For Dan Ryan—one of 18 candidates in the May primary seeking to succeed the late City Commissioner Nick Fish—the COVID-19 pandemic holds a special resonance. In 1986, Ryan, now 57, tested positive for HIV, then little understood but thought to be a death sentence. (More than 32 million people have died from the disease over the past four decades.) Ryan, a veteran non-profit executive who led the educational equity group All Hands Raised for 11 years until stepping down in 2019, has never previously spoken to the press about his illness.
You haven't talked to the press about your HIV diagnosis before. Why now?
For voters, it's good for them to know more about me. I want them to know I'm a tested leader. City Hall is about representing all people and the coronavirus clearly doesn't care what neighborhood you are in or what your party is or anything else. This is one of those moments we need to come together and take care of each other.
When did you first make the connection between the HIV epidemic and COVID-19?
I remember watching CNN and they were featuring the Chinese doctor [Li Wenliang, who tried to draw attention to COVID-19]. My gut felt like it was in 1983: this is going to spread and our government was already starting to say things that were reminiscent of that time. The president was mostly just talking about protecting our markets, Wall Street, travel which reminded me of the bathhouse owners in the gay community in the '80s who didn't want news about HIV to come out.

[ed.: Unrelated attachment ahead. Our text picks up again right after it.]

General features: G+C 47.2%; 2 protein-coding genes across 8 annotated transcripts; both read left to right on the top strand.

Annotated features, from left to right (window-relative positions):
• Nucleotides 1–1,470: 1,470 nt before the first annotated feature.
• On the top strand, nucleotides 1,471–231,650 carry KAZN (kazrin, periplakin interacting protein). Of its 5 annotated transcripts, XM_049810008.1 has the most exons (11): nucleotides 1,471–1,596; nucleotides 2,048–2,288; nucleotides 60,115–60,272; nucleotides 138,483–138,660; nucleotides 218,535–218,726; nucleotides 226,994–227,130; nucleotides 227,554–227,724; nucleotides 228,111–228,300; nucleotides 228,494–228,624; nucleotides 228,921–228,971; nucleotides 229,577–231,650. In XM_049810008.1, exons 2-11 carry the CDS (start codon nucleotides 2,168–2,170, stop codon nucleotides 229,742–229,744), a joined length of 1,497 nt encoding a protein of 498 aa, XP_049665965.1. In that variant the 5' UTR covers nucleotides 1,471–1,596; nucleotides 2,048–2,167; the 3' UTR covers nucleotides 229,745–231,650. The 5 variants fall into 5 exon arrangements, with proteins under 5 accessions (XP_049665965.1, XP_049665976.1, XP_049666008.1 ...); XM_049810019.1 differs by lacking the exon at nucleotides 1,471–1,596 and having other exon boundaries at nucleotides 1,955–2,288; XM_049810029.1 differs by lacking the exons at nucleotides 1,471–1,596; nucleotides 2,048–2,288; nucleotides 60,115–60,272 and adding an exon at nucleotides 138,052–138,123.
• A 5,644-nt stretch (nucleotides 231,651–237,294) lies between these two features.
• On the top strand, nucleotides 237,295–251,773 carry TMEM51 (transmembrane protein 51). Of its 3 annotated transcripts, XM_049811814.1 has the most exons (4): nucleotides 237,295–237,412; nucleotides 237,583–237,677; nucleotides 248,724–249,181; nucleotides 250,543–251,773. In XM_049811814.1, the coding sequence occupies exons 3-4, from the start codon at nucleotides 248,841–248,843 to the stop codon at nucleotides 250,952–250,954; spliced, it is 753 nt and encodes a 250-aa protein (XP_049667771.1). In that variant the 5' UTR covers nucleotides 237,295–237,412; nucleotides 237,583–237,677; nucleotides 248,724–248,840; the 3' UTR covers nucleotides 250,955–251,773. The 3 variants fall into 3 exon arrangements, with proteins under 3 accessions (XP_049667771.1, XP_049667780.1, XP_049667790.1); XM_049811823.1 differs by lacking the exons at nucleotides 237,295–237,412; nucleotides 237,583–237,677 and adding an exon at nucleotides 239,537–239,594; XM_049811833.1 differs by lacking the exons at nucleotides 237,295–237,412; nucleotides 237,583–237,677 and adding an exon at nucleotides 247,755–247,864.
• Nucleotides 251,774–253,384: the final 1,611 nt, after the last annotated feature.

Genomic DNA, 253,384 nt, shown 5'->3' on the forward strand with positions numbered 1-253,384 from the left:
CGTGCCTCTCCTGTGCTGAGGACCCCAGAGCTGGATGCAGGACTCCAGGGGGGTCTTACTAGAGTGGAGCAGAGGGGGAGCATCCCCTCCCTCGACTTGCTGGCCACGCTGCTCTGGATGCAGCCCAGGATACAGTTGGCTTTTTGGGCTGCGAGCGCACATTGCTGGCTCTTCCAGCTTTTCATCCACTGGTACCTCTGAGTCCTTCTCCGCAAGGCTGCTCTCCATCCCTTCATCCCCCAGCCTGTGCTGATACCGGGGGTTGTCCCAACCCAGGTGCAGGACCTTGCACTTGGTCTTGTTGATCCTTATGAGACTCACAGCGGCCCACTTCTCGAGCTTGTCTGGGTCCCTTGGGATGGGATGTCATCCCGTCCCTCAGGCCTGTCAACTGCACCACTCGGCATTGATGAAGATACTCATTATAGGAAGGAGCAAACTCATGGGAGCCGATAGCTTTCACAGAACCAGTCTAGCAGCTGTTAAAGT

What are some parallels you see?
The reports about random violence against Asians was a trigger. Late spring in 1983, I was walking across campus at Rutgers where I was studying. This really attractive, friendly guy came up and started talking to me. And he ended with 'you're gay aren't' you?' And I said, "Well, yeah," and the next thing you know, he started pounding on my face and calling me a "fucking faggot spreading AIDS." I had a really bad black eye, and I remember my friends saying, "Are you all right?" And I said, "Yeah, I was drunk and I fell." I made up a story.
What was it like when you got your diagnosis? A lot of people feel fear now and many are dying of COVID-19. What was your experience?
At first, they told you you wouldn't last long. I got pneumocystis [a lung infection] in 1996. The doctor in Seattle, where I was then living, said you have six months to a year to live. So I came home to Portland to die. The big difference today with this moment is everybody is sharing in this experience together. For me, with HIV it was the isolation I felt. Then you couldn't tell anybody because they wouldn't want to hire you, they wouldn't to be around you. You just felt alone.
How has living with HIV changed the way you see the world?
When you are supposed to have been dead for years, you are really comfortable owning your mistakes and moving forward. Failing forward is an awesome philosophy to live by. When we innovate we often have some failures but we can learn from them. Portland has to stop being nice and start owning the tension in the room and learning from that. Here, we draw up these big plans and when they don't work, we just redo the same plan without admitting it didn't work. Like Vision Zero: I was just blown away at the candidate transportation forum with people getting excited about Vision Zero. If we had a midterm grade, for it, it would be an F. Can we just be honest about it?
For a long time, there was a lot of misinformation about HIV. Having gone through that, what would you advise Portlanders as they deal with COVID-19?
There's scientific information and we have to believe it. I think that we also need to remember that, as much as we can get upset with lack of leadership from Washington, D.C. and Salem for that matter, local solutions will rise up. I urge people not to waste too much energy right now being upset with what's not happening but look at what they can do for themselves their loved ones. That's what we had to do with HIV and it really did help, a lot.